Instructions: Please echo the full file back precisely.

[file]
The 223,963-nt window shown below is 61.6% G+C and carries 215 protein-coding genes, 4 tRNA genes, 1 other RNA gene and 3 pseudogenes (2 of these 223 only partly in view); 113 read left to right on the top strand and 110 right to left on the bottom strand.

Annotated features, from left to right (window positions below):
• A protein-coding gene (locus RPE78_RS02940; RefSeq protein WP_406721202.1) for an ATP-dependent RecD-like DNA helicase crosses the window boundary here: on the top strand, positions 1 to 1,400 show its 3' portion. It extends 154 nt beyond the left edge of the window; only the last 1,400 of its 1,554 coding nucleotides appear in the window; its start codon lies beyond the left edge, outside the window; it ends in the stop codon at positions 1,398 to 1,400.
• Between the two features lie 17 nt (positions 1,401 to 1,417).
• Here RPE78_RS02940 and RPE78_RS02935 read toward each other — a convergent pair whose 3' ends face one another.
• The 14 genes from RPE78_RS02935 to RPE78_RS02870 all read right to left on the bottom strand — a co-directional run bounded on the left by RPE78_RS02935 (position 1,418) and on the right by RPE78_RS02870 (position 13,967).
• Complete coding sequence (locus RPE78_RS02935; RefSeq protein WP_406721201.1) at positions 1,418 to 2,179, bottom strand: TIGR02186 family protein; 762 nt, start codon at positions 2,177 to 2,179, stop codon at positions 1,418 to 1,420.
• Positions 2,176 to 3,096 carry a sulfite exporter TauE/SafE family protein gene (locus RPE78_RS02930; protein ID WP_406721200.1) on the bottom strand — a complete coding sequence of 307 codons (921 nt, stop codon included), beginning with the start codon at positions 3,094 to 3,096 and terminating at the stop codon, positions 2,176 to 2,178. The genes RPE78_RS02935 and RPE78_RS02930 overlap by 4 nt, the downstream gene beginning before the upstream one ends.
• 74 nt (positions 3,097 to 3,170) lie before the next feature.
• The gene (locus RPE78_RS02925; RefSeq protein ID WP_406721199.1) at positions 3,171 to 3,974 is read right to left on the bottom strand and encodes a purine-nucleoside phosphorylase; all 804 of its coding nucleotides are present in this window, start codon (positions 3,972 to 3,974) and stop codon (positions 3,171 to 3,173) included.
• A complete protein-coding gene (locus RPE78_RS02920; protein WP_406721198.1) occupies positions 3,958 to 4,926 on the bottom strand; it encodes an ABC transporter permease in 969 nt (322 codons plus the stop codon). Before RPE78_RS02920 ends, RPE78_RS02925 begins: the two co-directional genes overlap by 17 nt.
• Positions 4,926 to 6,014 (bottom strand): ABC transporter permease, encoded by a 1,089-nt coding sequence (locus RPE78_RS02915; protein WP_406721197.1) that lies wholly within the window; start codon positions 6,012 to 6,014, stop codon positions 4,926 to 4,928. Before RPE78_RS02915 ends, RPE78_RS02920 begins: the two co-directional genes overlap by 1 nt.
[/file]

The 223,963-nt window shown below is 61.6% G+C and carries 215 protein-coding genes, 4 tRNA genes, 1 other RNA gene and 3 pseudogenes (2 of these 223 only partly in view); 113 read left to right on the top strand and 110 right to left on the bottom strand.

Annotated features, from left to right (window positions below):
• A protein-coding gene (locus RPE78_RS02940; RefSeq protein WP_406721202.1) for an ATP-dependent RecD-like DNA helicase crosses the window boundary here: on the top strand, positions 1 to 1,400 show its 3' portion. It extends 154 nt beyond the left edge of the window; only the last 1,400 of its 1,554 coding nucleotides appear in the window; its start codon lies beyond the left edge, outside the window; it ends in the stop codon at positions 1,398 to 1,400.
• Between the two features lie 17 nt (positions 1,401 to 1,417).
• Here RPE78_RS02940 and RPE78_RS02935 read toward each other — a convergent pair whose 3' ends face one another.
• The 14 genes from RPE78_RS02935 to RPE78_RS02870 all read right to left on the bottom strand — a co-directional run bounded on the left by RPE78_RS02935 (position 1,418) and on the right by RPE78_RS02870 (position 13,967).
• Complete coding sequence (locus RPE78_RS02935; RefSeq protein WP_406721201.1) at positions 1,418 to 2,179, bottom strand: TIGR02186 family protein; 762 nt, start codon at positions 2,177 to 2,179, stop codon at positions 1,418 to 1,420.
• Positions 2,176 to 3,096 carry a sulfite exporter TauE/SafE family protein gene (locus RPE78_RS02930; protein ID WP_406721200.1) on the bottom strand — a complete coding sequence of 307 codons (921 nt, stop codon included), beginning with the start codon at positions 3,094 to 3,096 and terminating at the stop codon, positions 2,176 to 2,178. The genes RPE78_RS02935 and RPE78_RS02930 overlap by 4 nt, the downstream gene beginning before the upstream one ends.
• 74 nt (positions 3,097 to 3,170) lie before the next feature.
• The gene (locus RPE78_RS02925; RefSeq protein ID WP_406721199.1) at positions 3,171 to 3,974 is read right to left on the bottom strand and encodes a purine-nucleoside phosphorylase; all 804 of its coding nucleotides are present in this window, start codon (positions 3,972 to 3,974) and stop codon (positions 3,171 to 3,173) included.
• A complete protein-coding gene (locus RPE78_RS02920; protein WP_406721198.1) occupies positions 3,958 to 4,926 on the bottom strand; it encodes an ABC transporter permease in 969 nt (322 codons plus the stop codon). Before RPE78_RS02920 ends, RPE78_RS02925 begins: the two co-directional genes overlap by 17 nt.
• Positions 4,926 to 6,014 (bottom strand): ABC transporter permease, encoded by a 1,089-nt coding sequence (locus RPE78_RS02915; protein WP_406721197.1) that lies wholly within the window; start codon positions 6,012 to 6,014, stop codon positions 4,926 to 4,928. Before RPE78_RS02915 ends, RPE78_RS02920 begins: the two co-directional genes overlap by 1 nt.